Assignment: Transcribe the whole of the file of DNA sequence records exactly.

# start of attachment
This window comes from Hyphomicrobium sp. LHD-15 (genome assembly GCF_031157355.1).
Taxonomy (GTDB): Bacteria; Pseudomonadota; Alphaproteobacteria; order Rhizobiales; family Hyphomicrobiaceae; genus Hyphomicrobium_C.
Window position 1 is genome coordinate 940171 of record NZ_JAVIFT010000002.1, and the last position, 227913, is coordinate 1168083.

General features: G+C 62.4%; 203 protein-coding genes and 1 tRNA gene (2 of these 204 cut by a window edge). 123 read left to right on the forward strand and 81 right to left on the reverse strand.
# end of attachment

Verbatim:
This window comes from Hyphomicrobium sp. LHD-15 (genome assembly GCF_031157355.1).
Taxonomy (GTDB): Bacteria; Pseudomonadota; Alphaproteobacteria; order Rhizobiales; family Hyphomicrobiaceae; genus Hyphomicrobium_C.
Window position 1 is genome coordinate 940171 of record NZ_JAVIFT010000002.1, and the last position, 227913, is coordinate 1168083.

General features: G+C 62.4%; 203 protein-coding genes and 1 tRNA gene (2 of these 204 cut by a window edge). 123 read left to right on the forward strand and 81 right to left on the reverse strand.